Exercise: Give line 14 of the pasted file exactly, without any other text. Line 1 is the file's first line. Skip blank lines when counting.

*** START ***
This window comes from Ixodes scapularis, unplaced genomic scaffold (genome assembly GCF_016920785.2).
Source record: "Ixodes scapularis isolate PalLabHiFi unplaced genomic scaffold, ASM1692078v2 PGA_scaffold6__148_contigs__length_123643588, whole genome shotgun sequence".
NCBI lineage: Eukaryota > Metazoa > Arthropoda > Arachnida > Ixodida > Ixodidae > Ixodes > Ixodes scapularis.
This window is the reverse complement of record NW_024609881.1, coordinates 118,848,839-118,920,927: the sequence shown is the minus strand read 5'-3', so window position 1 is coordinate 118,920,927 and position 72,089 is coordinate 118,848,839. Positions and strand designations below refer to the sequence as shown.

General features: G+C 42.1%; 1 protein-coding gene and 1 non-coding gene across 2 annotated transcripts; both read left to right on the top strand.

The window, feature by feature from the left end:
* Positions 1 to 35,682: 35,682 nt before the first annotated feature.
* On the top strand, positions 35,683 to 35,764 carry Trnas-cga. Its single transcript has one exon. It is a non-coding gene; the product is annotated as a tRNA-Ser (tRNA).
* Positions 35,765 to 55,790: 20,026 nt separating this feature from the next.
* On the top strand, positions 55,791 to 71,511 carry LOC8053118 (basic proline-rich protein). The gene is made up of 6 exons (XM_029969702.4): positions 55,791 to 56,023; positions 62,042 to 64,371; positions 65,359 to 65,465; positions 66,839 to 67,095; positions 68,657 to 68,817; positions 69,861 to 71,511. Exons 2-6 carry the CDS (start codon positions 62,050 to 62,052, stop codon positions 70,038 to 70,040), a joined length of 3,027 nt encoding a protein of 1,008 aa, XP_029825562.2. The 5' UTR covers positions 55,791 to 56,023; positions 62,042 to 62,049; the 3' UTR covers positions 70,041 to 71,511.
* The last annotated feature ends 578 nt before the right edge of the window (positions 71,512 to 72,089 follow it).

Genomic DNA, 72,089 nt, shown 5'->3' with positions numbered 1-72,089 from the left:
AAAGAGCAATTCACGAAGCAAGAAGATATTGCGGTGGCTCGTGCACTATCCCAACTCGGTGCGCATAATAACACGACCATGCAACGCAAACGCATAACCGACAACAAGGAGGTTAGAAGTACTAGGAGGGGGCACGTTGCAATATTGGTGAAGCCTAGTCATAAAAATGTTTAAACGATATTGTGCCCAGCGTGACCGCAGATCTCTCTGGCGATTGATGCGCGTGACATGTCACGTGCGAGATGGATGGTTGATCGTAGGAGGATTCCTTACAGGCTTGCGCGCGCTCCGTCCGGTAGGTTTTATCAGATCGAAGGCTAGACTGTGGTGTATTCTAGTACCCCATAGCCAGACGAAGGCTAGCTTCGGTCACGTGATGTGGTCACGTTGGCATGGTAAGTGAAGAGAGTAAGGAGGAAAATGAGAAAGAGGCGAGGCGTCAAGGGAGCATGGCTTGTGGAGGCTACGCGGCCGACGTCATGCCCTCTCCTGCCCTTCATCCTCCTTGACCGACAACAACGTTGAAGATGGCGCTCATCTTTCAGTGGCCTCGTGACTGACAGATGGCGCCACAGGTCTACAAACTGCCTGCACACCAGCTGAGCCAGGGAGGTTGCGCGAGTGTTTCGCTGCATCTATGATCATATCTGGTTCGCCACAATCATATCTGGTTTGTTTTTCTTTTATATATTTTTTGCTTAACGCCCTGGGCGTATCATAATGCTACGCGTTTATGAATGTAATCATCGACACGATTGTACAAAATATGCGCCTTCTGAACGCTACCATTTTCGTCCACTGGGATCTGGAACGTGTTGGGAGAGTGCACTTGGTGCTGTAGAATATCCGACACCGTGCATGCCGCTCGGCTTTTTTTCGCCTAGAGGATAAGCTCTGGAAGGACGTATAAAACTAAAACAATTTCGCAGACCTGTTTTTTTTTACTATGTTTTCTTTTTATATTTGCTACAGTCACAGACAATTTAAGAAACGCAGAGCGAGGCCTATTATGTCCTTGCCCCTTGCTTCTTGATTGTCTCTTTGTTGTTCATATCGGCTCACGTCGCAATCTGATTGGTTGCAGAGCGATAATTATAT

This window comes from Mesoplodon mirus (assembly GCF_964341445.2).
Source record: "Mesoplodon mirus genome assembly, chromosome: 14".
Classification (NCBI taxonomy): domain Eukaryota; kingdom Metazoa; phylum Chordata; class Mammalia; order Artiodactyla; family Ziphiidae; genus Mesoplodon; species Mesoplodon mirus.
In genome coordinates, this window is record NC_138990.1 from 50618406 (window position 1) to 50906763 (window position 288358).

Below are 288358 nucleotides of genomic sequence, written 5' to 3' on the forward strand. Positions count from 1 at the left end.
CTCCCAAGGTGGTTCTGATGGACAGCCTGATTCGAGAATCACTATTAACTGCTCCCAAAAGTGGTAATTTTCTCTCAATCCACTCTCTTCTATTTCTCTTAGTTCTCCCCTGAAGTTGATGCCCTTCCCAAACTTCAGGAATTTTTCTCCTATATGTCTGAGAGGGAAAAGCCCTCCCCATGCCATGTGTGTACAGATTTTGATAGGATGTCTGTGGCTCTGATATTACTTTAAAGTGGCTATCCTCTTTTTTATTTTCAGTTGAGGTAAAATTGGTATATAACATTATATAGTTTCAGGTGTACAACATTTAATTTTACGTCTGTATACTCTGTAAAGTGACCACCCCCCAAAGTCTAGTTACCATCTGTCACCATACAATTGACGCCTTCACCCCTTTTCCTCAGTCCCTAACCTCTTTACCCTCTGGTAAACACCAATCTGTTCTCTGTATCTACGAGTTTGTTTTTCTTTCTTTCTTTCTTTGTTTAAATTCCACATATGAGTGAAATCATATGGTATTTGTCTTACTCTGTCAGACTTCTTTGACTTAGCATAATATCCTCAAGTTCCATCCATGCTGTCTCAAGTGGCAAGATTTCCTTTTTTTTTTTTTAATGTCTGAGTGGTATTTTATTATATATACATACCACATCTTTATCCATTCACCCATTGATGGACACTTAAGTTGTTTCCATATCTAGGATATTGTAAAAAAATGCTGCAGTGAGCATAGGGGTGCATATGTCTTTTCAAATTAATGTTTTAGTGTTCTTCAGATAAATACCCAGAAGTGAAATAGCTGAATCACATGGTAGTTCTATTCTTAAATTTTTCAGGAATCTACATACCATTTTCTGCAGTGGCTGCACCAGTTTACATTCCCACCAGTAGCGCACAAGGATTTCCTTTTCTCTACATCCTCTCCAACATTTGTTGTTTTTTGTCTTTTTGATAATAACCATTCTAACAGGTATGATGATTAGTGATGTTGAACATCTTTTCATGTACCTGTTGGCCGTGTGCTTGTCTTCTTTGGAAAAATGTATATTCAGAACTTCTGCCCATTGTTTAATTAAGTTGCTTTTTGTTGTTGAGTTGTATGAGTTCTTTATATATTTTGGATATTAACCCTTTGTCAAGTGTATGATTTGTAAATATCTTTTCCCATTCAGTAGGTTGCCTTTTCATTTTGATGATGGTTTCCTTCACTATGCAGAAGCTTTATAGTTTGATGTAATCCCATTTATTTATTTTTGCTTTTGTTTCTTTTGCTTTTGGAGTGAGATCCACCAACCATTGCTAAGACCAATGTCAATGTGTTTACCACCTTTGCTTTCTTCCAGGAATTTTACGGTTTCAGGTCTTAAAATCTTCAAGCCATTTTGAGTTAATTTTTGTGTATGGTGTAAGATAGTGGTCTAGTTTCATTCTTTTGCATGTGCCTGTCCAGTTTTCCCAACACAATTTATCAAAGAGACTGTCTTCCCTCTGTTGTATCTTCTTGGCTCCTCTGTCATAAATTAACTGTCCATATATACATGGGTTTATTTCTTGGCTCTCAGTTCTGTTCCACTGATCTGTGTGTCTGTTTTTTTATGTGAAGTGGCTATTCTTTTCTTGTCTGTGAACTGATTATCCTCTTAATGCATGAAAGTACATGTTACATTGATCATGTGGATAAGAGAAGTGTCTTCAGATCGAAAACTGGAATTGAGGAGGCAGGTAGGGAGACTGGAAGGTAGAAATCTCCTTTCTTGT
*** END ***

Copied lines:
This window comes from Mesoplodon mirus (assembly GCF_964341445.2).